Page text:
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Anita Ramasastry

A Federal Court Dismisses a Suit Based on a Threat of Identity Theft and an Extortion Letter


Wednesday, January 27, 2010

In recent memory, a significant number of companies have had their servers hacked or their employees' laptops stolen -- and, as a result, large sets of employee or customer data have been compromised. Faced with public alarm over the situation, legislators, lawyers, and courts have worked hard to find solutions and to determine, when breaches do occur, who should bear the associated costs.

Businesses have also started offering certain remedies to their customers – both to preempt lawsuits and to try to mitigate the harms caused by breaches. Such remedies include free credit-report monitoring for a certain period of time. (Customers may be offered the chance to access their credit reports for free, or the company may pay to have a service monitor their reports.)

Yet not all companies offer these remedies, and not all consumers are satisfied with them. Some have sued the companies for negligence when a breach occurs, contending that their data should have been better safeguarded.

Moreover, among those who have sued, some have done so even before any actual identity theft has occurred. Are such suits viable? In this column, I'll examine why one federal court recently said no, and comment on the general trend of the analysis of courts that have faced similar issues.

A Novel Case Based on an Extortionist's Threat to Use Consumer Data

Typically, judges do not see the risk of identity theft as the kind of injury on which a suit can be predicated. When a hacker breaks into a company's network and steals customer data, it may or may not lead to identity theft and information travels quickly. Social Security numbers may be compromised in Seattle only to be used to commit some sort of identity theft in Miami months later, or to be posted on a website where people from around the globe can access them.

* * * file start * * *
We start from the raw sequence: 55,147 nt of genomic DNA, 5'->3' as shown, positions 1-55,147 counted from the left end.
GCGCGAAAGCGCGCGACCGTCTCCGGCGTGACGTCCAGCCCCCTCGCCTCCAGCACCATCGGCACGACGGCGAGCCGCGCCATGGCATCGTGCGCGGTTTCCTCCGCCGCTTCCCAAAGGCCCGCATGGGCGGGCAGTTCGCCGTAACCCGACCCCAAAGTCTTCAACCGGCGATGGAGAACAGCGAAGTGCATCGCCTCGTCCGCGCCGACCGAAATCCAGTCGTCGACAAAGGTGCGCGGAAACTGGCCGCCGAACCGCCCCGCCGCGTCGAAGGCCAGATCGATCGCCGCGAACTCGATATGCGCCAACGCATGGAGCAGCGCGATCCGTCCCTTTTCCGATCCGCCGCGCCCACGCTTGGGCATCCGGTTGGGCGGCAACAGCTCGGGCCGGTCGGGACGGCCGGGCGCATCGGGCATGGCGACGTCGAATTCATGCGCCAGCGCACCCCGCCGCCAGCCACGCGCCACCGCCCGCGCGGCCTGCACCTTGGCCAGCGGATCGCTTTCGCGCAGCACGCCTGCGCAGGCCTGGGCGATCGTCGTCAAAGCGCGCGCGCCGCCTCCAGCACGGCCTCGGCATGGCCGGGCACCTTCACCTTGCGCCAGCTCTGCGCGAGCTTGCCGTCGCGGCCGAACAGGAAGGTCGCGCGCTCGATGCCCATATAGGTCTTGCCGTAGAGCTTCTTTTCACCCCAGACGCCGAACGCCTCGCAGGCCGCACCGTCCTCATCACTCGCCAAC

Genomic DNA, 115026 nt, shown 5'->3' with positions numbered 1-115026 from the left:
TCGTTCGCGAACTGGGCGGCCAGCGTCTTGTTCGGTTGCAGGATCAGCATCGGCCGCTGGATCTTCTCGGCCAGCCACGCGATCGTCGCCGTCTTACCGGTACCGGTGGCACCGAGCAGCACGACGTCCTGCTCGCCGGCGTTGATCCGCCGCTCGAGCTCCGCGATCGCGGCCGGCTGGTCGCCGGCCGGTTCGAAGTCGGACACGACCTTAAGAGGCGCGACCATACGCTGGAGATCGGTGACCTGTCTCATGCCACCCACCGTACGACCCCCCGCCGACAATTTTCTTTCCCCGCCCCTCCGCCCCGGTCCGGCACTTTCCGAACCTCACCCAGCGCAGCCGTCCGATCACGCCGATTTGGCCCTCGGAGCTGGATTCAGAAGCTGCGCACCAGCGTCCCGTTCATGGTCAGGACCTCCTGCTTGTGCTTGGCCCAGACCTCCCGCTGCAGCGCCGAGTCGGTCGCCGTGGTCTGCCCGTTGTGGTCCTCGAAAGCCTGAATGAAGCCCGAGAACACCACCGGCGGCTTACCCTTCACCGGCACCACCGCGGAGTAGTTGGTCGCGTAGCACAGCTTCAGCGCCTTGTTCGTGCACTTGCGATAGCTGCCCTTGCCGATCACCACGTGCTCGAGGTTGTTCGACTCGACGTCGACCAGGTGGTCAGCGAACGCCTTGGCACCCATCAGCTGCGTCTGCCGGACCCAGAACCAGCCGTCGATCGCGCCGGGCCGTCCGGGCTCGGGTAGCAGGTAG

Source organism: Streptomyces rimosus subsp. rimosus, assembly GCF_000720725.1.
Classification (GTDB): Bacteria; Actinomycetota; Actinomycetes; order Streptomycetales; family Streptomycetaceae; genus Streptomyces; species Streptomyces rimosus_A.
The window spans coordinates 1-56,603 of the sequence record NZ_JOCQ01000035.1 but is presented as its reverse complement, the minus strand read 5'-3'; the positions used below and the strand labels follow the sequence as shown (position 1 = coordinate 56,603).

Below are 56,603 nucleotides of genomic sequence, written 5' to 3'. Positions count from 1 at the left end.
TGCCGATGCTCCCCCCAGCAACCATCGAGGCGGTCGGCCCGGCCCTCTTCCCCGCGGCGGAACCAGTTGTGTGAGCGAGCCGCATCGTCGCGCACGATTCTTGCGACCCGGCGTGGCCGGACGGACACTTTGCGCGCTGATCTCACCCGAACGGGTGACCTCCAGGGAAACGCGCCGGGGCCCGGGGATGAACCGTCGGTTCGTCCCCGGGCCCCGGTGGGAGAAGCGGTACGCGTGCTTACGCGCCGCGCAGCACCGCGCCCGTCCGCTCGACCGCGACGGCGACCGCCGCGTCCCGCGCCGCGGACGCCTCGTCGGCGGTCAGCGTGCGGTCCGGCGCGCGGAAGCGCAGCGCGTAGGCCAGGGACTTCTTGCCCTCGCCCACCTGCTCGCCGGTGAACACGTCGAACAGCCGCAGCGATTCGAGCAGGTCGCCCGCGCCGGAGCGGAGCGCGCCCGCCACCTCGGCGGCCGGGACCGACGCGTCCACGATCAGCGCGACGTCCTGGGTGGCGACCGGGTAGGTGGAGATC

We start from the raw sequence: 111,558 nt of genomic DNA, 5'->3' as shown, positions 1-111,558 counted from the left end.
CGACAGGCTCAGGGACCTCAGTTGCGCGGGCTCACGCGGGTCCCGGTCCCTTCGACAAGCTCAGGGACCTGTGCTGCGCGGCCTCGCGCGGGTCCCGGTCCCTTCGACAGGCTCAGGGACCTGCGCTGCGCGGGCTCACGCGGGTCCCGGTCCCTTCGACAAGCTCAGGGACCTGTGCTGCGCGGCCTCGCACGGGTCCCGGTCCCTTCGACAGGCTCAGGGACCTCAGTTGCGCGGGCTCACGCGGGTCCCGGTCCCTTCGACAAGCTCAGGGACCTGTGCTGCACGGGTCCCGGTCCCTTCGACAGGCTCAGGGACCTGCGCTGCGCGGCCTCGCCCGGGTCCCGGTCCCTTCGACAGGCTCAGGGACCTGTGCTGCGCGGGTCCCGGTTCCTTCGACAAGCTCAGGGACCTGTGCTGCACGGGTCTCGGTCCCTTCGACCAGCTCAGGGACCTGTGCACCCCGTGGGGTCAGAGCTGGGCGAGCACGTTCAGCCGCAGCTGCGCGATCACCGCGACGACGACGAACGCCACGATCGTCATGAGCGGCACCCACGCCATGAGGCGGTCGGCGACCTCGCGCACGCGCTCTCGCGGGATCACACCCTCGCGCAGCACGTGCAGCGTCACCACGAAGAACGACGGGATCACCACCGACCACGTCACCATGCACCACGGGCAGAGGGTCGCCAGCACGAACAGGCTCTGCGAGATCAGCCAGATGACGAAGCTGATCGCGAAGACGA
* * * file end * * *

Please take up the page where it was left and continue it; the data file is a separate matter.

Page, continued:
Moreover, even if identity theft does occur, courts have required that it must be connected to a particular data breach before suit can be brought. A consumer would have to show that indent theft was directly linked to a particular breach. And this is nearly impossible for most people. In some rare instances, the connection between a breach and a customer's harm can be established, as in the case when Nigerian fraudsters posed as business subscribers to access Choicepoint's customer database in order to steal and exploit sensitive consumer information.

However, a recent data-breach case posed a novel angle on this type of problem, raising an interesting question: What happens when a company that has been subject to a breach receives an anonymous letter from someone who claims to have access to the stolen data and who states that, unless there is a payoff, he or she will use the data to commit large-scale identify theft? Such a situation is more serious than a data breach alone, but less serious than a data breach combined with fully-realized identity theft.

Of course, under the criminal law, the letter's demand is extortion, and its victim is the company. But is there also a civil remedy that consumers whose data is compromised can invoke in such a situation?

That was the question posed in Amburgy v. Express Scripts. Last month, a Missouri federal court hearing the case held that even such a threat is not enough to form the kind of injury that gives a consumer standing to sue the company for negligence.

The suit, a consumer class action, had been filed in 2009. The defendant -- the company that had received the extortionist's letter and that had previously suffered a data breach -- was Express Scripts, which provides prescription-management services for employee benefit plans. The complaint alleged that the company breached its duty to maintain adequate security measures, and that this failure resulted in the data breach where millions of customer records were compromised. As a result, it alleged, plan members had been exposed to an increased risk of becoming victims of identity theft crimes, as well as fraud and extortion. The plaintiffs sought damages for emotional distress resulting from the fear of future identity theft. They also sought damages for costs incurred by plan members who had incurred costs for credit monitoring to prevent such losses. The suit claimed that the company's actions constituted negligence and breach of contract, and that these actions had also violated state consumer statutes.